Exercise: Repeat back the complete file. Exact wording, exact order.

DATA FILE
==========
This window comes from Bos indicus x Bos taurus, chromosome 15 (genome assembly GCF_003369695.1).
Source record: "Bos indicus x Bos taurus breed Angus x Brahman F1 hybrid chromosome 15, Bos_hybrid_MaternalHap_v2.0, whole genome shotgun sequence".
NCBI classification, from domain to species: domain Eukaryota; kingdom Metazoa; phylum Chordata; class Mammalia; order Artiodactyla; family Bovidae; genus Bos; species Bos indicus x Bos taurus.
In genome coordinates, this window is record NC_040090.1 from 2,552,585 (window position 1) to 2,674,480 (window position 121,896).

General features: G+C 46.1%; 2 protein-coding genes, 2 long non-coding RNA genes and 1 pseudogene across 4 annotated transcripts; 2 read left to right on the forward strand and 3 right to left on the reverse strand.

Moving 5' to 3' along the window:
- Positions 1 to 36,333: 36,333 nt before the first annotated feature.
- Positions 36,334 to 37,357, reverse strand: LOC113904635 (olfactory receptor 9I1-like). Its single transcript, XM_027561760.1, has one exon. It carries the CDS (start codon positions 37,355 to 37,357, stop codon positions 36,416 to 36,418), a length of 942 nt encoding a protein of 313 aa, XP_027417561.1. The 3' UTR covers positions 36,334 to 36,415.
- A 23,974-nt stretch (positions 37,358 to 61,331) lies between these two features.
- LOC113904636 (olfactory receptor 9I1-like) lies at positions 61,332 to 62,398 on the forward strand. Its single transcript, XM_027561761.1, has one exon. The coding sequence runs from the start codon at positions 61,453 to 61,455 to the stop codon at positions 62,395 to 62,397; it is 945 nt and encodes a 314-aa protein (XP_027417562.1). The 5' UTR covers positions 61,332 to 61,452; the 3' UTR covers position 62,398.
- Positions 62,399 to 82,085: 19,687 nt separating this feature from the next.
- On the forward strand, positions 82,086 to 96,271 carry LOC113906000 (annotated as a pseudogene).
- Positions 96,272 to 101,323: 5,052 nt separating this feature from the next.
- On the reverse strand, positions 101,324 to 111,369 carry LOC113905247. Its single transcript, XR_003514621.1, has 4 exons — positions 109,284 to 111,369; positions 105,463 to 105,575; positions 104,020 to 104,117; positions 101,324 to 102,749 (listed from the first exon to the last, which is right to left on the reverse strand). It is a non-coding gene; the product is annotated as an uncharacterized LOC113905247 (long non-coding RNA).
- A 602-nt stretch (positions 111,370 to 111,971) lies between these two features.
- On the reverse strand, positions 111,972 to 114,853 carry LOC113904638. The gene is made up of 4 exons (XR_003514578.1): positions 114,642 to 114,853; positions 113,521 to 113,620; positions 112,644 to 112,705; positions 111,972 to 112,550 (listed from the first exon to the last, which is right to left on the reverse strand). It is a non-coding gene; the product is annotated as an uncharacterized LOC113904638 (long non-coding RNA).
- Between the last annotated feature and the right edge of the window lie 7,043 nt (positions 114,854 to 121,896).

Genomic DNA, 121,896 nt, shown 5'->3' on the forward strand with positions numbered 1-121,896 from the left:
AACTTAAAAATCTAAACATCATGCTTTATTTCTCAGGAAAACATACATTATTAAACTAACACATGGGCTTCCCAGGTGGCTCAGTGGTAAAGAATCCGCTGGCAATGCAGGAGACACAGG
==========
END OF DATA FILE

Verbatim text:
This window comes from Bos indicus x Bos taurus, chromosome 15 (genome assembly GCF_003369695.1).
Source record: "Bos indicus x Bos taurus breed Angus x Brahman F1 hybrid chromosome 15, Bos_hybrid_MaternalHap_v2.0, whole genome shotgun sequence".
NCBI classification, from domain to species: domain Eukaryota; kingdom Metazoa; phylum Chordata; class Mammalia; order Artiodactyla; family Bovidae; genus Bos; species Bos indicus x Bos taurus.
In genome coordinates, this window is record NC_040090.1 from 2,552,585 (window position 1) to 2,674,480 (window position 121,896).

General features: G+C 46.1%; 2 protein-coding genes, 2 long non-coding RNA genes and 1 pseudogene across 4 annotated transcripts; 2 read left to right on the forward strand and 3 right to left on the reverse strand.

Moving 5' to 3' along the window:
- Positions 1 to 36,333: 36,333 nt before the first annotated feature.
- Positions 36,334 to 37,357, reverse strand: LOC113904635 (olfactory receptor 9I1-like). Its single transcript, XM_027561760.1, has one exon. It carries the CDS (start codon positions 37,355 to 37,357, stop codon positions 36,416 to 36,418), a length of 942 nt encoding a protein of 313 aa, XP_027417561.1. The 3' UTR covers positions 36,334 to 36,415.
- A 23,974-nt stretch (positions 37,358 to 61,331) lies between these two features.
- LOC113904636 (olfactory receptor 9I1-like) lies at positions 61,332 to 62,398 on the forward strand. Its single transcript, XM_027561761.1, has one exon. The coding sequence runs from the start codon at positions 61,453 to 61,455 to the stop codon at positions 62,395 to 62,397; it is 945 nt and encodes a 314-aa protein (XP_027417562.1). The 5' UTR covers positions 61,332 to 61,452; the 3' UTR covers position 62,398.
- Positions 62,399 to 82,085: 19,687 nt separating this feature from the next.
- On the forward strand, positions 82,086 to 96,271 carry LOC113906000 (annotated as a pseudogene).
- Positions 96,272 to 101,323: 5,052 nt separating this feature from the next.
- On the reverse strand, positions 101,324 to 111,369 carry LOC113905247. Its single transcript, XR_003514621.1, has 4 exons — positions 109,284 to 111,369; positions 105,463 to 105,575; positions 104,020 to 104,117; positions 101,324 to 102,749 (listed from the first exon to the last, which is right to left on the reverse strand). It is a non-coding gene; the product is annotated as an uncharacterized LOC113905247 (long non-coding RNA).
- A 602-nt stretch (positions 111,370 to 111,971) lies between these two features.
- On the reverse strand, positions 111,972 to 114,853 carry LOC113904638. The gene is made up of 4 exons (XR_003514578.1): positions 114,642 to 114,853; positions 113,521 to 113,620; positions 112,644 to 112,705; positions 111,972 to 112,550 (listed from the first exon to the last, which is right to left on the reverse strand). It is a non-coding gene; the product is annotated as an uncharacterized LOC113904638 (long non-coding RNA).
- Between the last annotated feature and the right edge of the window lie 7,043 nt (positions 114,854 to 121,896).

Genomic DNA, 121,896 nt, shown 5'->3' on the forward strand with positions numbered 1-121,896 from the left:
AACTTAAAAATCTAAACATCATGCTTTATTTCTCAGGAAAACATACATTATTAAACTAACACATGGGCTTCCCAGGTGGCTCAGTGGTAAAGAATCCGCTGGCAATGCAGGAGACACAGG